The Chicago History Museum (CHM) hosted a June 23 panel with doctors and dancers who shared their experiences with the HIV/AIDS epidemic as well as ideas for continuing to address the disease today. Following the discussion, ...

Gay News

CDC reminds people that National HIV Testing Day is June 27
-- From a press release - June 27 is National HIV Testing Day (NHTD), a day to emphasize the importance of HIV testing and make sure everyone knows their status so they can take steps to improve their health, regardless of the ...

Gay News

HIV testing dropped sharply among key groups during first year of COVID-19 pandemic
-- From a press release - New CDC data published ahead of National HIV Testing Day (Monday, June 27) show a sharp decrease in the number of CDC-funded HIV tests administered in health care and non-health-care settings (43% and 50%, respectively) from ...

Gay News

100 HIV groups call on Congress to fund Biden's National PrEP Program
-- From a press release - (New York City, NY) Wednesday, June 15, 2022—PrEP4All, Inc., along with 100 HIV organizations, are leading the push for Congress to fund a National Pre-Exposure Prophylaxis (PrEP) Program that would ...

Gay News

PASSAGES Onetime Gay Chicago publisher Craig Gernhardt
Craig Gernhardt—who once was the publisher of the now-defunct Gay Chicago—has died at age 61, according to Tribute Archive. His father, Gay Chicago Magazine co-founder and Chicago LGBT Hall of Fame inductee Ralph Paul Gernhardt, passed ...

Gay News

TPAN to host Closing Ceremony for Ride For Life Chicago June 19
-- From a press release - Chicago, IL—TPAN will host the Closing Ceremony of the Ride For Life Chicago on Sunday, June 19 at Foster Beach from noon-5pm. Cyclists will complete their 200-, 100-, and 50-mile rides to converge at the beach ...

Gay News

Governor signs bills expanding access to HIV- and AIDS-related care and prevention
-- From a press release - Chicago—Governor JB Pritzker signed HB4430 and HB5549 into law today, removing barriers to access for HIV and AIDS care and prevention. HB4430 allows pharmacists to dispense both pre- and post-exposure prophylaxis drugs (PrEP and PEP) without ...

Gay News

Out at CHM's 'Dancing for Life' to take place June 23
The Chicago History Museum, 1601 N. Clark St., is continuing its Out at CHM series with "Dancing for Life: Moving through HIV/AIDS" on Thursday, June 23, 5:30-8:30 p.m. In honor of Chicago designating 2022 as the ...

Gay News

New military policy keeps HIV-positive service members deployable
A new Defense Department policy allows HIV-positive service members with an undetectable viral load to not only stay in uniform but remain deployable, Military Times reported. ...

Gay News

AIDS Run & Walk Chicago to now take place Oct. 2
The 31st Annual AIDS Run & Walk Chicago will now take place on Sunday, October 2. The annual event helps raise awareness and funds for individuals who are living with or vulnerable to HIV/AIDS across Chicagoland. ...

Gay News

Critically acclaimed Queer Serial History Podcast continues new series into Pride Month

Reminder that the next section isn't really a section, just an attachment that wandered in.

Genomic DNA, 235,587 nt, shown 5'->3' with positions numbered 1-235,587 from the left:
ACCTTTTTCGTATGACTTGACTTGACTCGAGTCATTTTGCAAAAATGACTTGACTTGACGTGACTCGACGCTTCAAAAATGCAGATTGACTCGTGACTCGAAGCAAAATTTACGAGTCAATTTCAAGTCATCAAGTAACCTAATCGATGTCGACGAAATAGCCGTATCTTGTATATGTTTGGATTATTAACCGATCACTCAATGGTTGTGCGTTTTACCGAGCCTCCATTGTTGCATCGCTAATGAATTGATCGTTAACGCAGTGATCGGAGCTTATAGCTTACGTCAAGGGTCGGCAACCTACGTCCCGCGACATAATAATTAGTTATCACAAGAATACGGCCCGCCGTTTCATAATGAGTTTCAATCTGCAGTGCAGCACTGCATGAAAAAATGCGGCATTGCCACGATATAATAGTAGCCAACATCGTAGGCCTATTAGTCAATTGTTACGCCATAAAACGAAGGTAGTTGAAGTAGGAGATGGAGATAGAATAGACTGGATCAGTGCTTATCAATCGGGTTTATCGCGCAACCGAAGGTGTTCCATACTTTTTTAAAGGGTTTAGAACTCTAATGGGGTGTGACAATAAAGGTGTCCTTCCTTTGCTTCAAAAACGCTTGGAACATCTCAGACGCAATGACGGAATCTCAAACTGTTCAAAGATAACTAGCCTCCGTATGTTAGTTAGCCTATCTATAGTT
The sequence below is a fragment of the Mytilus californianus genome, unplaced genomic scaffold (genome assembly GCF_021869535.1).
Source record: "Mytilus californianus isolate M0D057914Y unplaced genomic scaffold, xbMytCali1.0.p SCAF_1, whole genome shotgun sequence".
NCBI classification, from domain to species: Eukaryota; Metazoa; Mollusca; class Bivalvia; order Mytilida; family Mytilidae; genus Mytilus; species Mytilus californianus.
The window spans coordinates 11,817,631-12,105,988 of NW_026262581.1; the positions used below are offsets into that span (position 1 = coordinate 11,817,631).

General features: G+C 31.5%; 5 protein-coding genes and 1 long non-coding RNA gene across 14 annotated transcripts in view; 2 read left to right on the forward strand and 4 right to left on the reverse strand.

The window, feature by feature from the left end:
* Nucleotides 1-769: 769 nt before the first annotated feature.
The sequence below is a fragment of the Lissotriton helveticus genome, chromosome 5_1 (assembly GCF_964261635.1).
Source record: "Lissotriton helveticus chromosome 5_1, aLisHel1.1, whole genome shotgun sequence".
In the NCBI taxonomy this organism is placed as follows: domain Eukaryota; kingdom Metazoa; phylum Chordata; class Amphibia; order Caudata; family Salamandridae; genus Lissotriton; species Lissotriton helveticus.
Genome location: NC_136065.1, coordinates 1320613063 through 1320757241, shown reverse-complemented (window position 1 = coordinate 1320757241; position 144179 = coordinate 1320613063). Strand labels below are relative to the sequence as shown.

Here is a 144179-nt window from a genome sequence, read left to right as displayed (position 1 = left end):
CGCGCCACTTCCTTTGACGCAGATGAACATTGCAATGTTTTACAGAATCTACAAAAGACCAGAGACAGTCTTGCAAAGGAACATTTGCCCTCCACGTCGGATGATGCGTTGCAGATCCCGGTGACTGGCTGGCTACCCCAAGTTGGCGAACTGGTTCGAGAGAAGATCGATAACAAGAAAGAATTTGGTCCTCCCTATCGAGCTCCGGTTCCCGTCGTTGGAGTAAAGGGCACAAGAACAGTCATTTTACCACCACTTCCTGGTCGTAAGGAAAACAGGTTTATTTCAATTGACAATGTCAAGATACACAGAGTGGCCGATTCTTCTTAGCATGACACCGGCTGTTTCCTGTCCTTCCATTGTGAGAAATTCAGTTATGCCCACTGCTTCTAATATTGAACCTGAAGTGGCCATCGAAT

-- From a press release - In Queer Serial's radio drama style, NLGJA award-winning producer Devlyn Camp is bringing gay history to life with news & gay radio shows from the archives, unheard interviews between historian Will Roscoe & Supervisor Harry Britt, ...

Gay News

Community and politicians gather to open the AIDS Memorial Garden
Chicagoans gathered at the lakefront the morning of June 2 for the ribbon-cutting and grand opening of the city's long-awaited AIDS Memorial Garden. "There are so many ones who have passed who have come to witness ...

Gay News

NATIONAL Trans survey, Gays Against Guns, TIME 100, candidates, crimes
Transgender women experiencing homelessness, food insecurity, poor health services and low pay are less likely to receive necessary HIV prevention support or treatment, according to a Centers for Disease Control (CDC) study based on responses from ...


Copyright © 2022 Windy City Media Group. All rights reserved.
Reprint by permission only. PDFs for back issues are downloadable from
our online archives. Single copies of back issues in print form are
available for $4 per issue, older than one month for $6 if available,
by check to the mailing address listed below.

Return postage must accompany all manuscripts, drawings, and
photographs submitted if they are to be returned, and no
responsibility may be assumed for unsolicited materials.
All rights to letters, art and photos sent to Nightspots
(Chicago GLBT Nightlife News) and Windy City Times (a Chicago
Gay and Lesbian News and Feature Publication) will be treated
as unconditionally assigned for publication purposes and as such,
subject to editing and comment. The opinions expressed by the
columnists, cartoonists, letter writers, and commentators are
their own and do not necessarily reflect the position of Nightspots
(Chicago GLBT Nightlife News) and Windy City Times (a Chicago Gay,
Lesbian, Bisexual and Transegender News and Feature Publication).

The appearance of a name, image or photo of a person or group in
Nightspots (Chicago GLBT Nightlife News) and Windy City Times
(a Chicago Gay, Lesbian, Bisexual and Transgender News and Feature
Publication) does not indicate the sexual orientation of such
individuals or groups. While we encourage readers to support the
advertisers who make this newspaper possible, Nightspots (Chicago
GLBT Nightlife News) and Windy City Times (a Chicago Gay, Lesbian
News and Feature Publication) cannot accept responsibility for
any advertising claims or promotions.






About WCMG      Contact Us      Online Front  Page      Windy City  Times      Nightspots
Identity      BLACKlines      En La Vida      Archives      Advanced Search     
Windy City Queercast      Queercast Archives     
Press  Releases      Join WCMG  Email List      Email Blast      Blogs     
Upcoming Events      Todays Events      Ongoing Events      Bar Guide      Community Groups      In Memoriam     
Privacy Policy     

Windy City Media Group publishes Windy City Times,
The Bi-Weekly Voice of the Gay, Lesbian, Bisexual and Trans Community.
5315 N. Clark St. #192, Chicago, IL 60640-2113 • PH (773) 871-7610 • FAX (773) 871-7609.